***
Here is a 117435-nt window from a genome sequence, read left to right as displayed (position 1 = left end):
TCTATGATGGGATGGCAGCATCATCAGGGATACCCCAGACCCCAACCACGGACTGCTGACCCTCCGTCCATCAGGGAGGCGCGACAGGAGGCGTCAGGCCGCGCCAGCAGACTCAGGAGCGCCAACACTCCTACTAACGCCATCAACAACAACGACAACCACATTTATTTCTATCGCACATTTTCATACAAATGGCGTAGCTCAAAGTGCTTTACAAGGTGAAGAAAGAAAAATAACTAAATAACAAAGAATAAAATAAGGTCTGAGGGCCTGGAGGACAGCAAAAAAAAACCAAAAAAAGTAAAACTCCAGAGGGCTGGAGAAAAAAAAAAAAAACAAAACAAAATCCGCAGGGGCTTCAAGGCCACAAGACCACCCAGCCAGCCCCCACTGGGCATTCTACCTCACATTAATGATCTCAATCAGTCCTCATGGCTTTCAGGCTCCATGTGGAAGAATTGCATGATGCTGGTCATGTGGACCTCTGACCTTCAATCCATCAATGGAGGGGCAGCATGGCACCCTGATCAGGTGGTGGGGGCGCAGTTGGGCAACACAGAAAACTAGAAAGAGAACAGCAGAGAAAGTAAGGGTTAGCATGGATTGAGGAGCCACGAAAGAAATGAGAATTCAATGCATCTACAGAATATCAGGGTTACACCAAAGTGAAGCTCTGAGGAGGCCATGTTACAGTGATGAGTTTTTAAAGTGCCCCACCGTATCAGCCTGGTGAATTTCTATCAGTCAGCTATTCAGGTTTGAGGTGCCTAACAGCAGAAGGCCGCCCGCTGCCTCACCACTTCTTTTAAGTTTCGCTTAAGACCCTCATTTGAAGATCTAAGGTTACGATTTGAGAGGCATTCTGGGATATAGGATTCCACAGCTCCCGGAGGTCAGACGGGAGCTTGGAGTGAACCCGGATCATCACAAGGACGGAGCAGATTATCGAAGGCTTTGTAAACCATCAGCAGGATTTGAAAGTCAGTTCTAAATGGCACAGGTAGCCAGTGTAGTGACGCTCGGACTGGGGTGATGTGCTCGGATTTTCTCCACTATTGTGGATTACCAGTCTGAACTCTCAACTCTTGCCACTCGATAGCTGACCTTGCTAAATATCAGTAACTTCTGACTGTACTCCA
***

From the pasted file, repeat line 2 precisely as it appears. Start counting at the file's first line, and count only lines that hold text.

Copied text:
TCTATGATGGGATGGCAGCATCATCAGGGATACCCCAGACCCCAACCACGGACTGCTGACCCTCCGTCCATCAGGGAGGCGCGACAGGAGGCGTCAGGCCGCGCCAGCAGACTCAGGAGCGCCAACACTCCTACTAACGCCATCAACAACAACGACAACCACATTTATTTCTATCGCACATTTTCATACAAATGGCGTAGCTCAAAGTGCTTTACAAGGTGAAGAAAGAAAAATAACTAAATAACAAAGAATAAAATAAGGTCTGAGGGCCTGGAGGACAGCAAAAAAAAACCAAAAAAAGTAAAACTCCAGAGGGCTGGAGAAAAAAAAAAAAAACAAAACAAAATCCGCAGGGGCTTCAAGGCCACAAGACCACCCAGCCAGCCCCCACTGGGCATTCTACCTCACATTAATGATCTCAATCAGTCCTCATGGCTTTCAGGCTCCATGTGGAAGAATTGCATGATGCTGGTCATGTGGACCTCTGACCTTCAATCCATCAATGGAGGGGCAGCATGGCACCCTGATCAGGTGGTGGGGGCGCAGTTGGGCAACACAGAAAACTAGAAAGAGAACAGCAGAGAAAGTAAGGGTTAGCATGGATTGAGGAGCCACGAAAGAAATGAGAATTCAATGCATCTACAGAATATCAGGGTTACACCAAAGTGAAGCTCTGAGGAGGCCATGTTACAGTGATGAGTTTTTAAAGTGCCCCACCGTATCAGCCTGGTGAATTTCTATCAGTCAGCTATTCAGGTTTGAGGTGCCTAACAGCAGAAGGCCGCCCGCTGCCTCACCACTTCTTTTAAGTTTCGCTTAAGACCCTCATTTGAAGATCTAAGGTTACGATTTGAGAGGCATTCTGGGATATAGGATTCCACAGCTCCCGGAGGTCAGACGGGAGCTTGGAGTGAACCCGGATCATCACAAGGACGGAGCAGATTATCGAAGGCTTTGTAAACCATCAGCAGGATTTGAAAGTCAGTTCTAAATGGCACAGGTAGCCAGTGTAGTGACGCTCGGACTGGGGTGATGTGCTCGGATTTTCTCCACTATTGTGGATTACCAGTCTGAACTCTCAACTCTTGCCACTCGATAGCTGACCTTGCTAAATATCAGTAACTTCTGACTGTACTCCA